It’s not a surprise that most of the R-U106 is on the continent, but I think it has been odd that there wasn’t more of it sampled. U106 isn’t the most popular branch of R1b in Europe. I don’t know that it is a majority of Y DNA anywhere, but R-Z156 isn’t even the biggest branch of R-U106. Where is everybody else hiding out?

map showing Molenaarsgraaf in Netherlands
Molenaarsgraaf, Netherlands where the U106 Late Neolithic Early Bronze age sample was found

I guess another question could be if U106 is in Sweden around 2200 BCE (Rise98) and in the Netherlands around 2000 BCE (I13025) why is there such a gap before we pick it up in Iron Age Britain? 1500 years to get across the channel? Is the lack of finds due to different cultural practices surrounding death or weird luck of the draw in sampling? It’s just…a weird blank spot.

Wrapping Up

The Neolithic tomb data is interesting, maybe even more so because I also found that older study of other neolithic tombs and they lined up pretty well. It’s not a Y DNA study or an MTDNA study. I think it’s more of a family tree for a high-status family and a cultural study on Patriarchy, Matriarchy, and adoption among such neolithic high-status families. It’s interesting how homogeneous the Y DNA was in both neolithic tomb studies (even across long distances in Europe). Haplogroup I for the win.

I did see some Neolithic haplogroup R and even a couple of R1b neolithic samples, but they were in the Bronze Age migration study as comparisons between Neolithic and Bronze Age samples. The three that weren’t “Questionable” (possibly due to contamination) were all in the Czech Republic around Prague roughly 3500 to 5000 BCE.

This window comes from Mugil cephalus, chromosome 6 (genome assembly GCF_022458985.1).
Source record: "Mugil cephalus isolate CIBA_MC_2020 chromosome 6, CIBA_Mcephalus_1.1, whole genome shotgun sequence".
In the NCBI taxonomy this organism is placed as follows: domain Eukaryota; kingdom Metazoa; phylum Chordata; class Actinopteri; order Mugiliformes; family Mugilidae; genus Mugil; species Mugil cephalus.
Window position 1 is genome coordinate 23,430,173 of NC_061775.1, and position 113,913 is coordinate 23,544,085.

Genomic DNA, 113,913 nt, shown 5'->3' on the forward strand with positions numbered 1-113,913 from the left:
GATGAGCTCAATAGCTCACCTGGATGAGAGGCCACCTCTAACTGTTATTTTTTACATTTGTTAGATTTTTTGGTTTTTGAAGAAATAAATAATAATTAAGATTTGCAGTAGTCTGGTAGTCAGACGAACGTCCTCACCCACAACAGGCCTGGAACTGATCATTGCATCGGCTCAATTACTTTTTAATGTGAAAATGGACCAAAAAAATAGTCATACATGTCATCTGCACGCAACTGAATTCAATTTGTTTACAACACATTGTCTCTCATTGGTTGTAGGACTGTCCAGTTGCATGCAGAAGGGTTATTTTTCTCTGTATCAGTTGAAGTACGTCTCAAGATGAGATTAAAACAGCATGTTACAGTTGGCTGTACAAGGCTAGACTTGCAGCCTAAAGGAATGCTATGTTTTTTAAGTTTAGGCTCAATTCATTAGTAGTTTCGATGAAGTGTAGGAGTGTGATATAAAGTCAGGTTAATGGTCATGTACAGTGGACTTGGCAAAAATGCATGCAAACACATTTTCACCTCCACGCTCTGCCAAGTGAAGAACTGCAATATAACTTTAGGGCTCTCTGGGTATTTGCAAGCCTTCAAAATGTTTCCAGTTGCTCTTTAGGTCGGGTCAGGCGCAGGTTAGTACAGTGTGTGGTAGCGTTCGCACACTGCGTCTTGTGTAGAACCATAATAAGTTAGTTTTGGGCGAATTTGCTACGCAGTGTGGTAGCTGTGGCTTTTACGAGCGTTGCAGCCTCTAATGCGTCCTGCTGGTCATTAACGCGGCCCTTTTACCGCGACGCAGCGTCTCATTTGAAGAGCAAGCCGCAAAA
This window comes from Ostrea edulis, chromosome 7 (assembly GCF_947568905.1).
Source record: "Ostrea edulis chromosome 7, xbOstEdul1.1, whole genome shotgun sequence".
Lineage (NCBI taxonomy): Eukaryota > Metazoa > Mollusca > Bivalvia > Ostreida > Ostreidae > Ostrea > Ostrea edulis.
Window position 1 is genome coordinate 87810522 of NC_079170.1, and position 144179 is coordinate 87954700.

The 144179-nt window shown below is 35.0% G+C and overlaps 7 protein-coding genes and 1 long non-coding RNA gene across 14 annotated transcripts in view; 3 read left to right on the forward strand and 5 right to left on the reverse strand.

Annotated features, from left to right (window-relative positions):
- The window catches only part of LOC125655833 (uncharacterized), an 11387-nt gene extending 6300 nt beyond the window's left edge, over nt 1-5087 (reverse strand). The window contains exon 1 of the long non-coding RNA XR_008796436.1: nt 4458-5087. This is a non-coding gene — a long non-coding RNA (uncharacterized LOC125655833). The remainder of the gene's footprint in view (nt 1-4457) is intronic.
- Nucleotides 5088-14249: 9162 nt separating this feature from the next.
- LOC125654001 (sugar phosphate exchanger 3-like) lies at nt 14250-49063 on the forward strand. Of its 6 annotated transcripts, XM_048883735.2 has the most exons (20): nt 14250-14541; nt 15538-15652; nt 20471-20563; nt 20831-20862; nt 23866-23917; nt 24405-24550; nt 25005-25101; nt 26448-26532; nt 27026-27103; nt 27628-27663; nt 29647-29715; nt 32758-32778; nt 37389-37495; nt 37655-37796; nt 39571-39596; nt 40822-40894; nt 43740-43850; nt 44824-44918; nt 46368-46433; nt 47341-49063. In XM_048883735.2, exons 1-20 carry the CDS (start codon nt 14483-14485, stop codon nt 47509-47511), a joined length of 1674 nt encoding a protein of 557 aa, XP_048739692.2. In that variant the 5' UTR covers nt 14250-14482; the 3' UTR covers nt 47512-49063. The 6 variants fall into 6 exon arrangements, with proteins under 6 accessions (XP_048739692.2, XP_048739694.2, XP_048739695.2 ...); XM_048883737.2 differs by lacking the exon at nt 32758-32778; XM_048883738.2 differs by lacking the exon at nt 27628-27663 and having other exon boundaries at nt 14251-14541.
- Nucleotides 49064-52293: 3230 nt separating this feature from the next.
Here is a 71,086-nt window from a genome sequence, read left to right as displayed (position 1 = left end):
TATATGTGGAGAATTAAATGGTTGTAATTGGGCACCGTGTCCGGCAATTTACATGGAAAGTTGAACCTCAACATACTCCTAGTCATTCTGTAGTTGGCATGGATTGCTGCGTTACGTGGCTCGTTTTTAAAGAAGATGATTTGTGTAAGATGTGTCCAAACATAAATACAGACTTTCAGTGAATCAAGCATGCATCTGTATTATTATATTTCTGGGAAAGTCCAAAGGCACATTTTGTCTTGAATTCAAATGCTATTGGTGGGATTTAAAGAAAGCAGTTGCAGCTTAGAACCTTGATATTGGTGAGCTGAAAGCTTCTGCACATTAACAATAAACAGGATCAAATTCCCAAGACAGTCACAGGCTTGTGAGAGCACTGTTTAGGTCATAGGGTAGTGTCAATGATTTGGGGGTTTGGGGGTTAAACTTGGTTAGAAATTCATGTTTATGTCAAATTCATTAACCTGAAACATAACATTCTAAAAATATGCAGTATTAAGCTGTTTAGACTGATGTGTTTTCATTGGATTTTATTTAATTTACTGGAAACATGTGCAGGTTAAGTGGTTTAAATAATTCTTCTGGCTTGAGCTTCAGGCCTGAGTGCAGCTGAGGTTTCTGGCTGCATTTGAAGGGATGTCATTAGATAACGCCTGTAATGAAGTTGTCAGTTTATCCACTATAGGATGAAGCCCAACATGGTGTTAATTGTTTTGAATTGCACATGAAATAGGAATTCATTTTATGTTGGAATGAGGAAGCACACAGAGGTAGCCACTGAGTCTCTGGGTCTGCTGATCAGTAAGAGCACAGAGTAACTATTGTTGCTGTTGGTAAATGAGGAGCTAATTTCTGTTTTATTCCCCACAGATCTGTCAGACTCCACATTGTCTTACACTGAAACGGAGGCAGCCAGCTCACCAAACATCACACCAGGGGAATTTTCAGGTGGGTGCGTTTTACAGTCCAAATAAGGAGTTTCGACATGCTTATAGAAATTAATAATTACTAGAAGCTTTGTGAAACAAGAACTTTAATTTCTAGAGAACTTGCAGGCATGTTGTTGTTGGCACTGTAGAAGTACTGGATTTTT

The Bronze Age Migration study was not a Y DNA study (that I’m aware of, the paper has a paywall the supplements are free). It wasn’t an MTDNA study either, so their findings and their sources are all about autosomal DNA and early European farmer influence on later iron age Britons. They’re sampling areas across Europe but the samples may be focused on Celtic language speakers and known sites for Celtic culture since one main focus of the paper is on the spread of Celtic language to the British Isles.

Perhaps the samples are just bumping the edges of a more U106 world in the Netherlands or Czechia or Slovenia. To my quick glance, the Netherlands appears to be the most northerly location in their continental sample. Germany, Austria, Poland, Latvia, Lithuania, Estonia, Russia, Belarus, Denmark, Norway, Sweden, and Finland are either missing or not well sampled. There are like 150 plus samples from the Czech Republic…5 from Russia. 50-some odd from France and 3 from Austria.

It seems like a study of the roots of the Celtic world and pre-Roman Britain that accidentally caught a few U106 men bumbling about.

Roughly half the samples are from the UK and are distributed in such a way that I can’t complain that U106 strongholds in Britain today aren’t covered. There just don’t appear to be any U106 strongholds in these samples in the UK in this timeframe. One R-Z156 sample from Cambridgeshire in the early iron age seems to be the exception. That guy may have been lost or something.

There are eventually more U106 UK remains (again R-Z156 men) buried as Roman gladiators in the early 200’s AD near Driffield York. That’s a big gap though too. 700 years or so.

At this point, I have to agree with the sentiments of the people posting in the U106 group about these same results which seem to be that if you’re on the Z156 branch, there is a chance you may be in Britain in the Iron Age and during the Roman era, but there really isn’t evidence of any other U106 men in Britain until the end of Roman rule. So for my little branch and most of the rest of U106 with families in Britain, it’s back to the usual suspects from the continent: Angles, Saxons, Jutes, Scandinavians of various sorts, Normans, and migration from the Low Countries.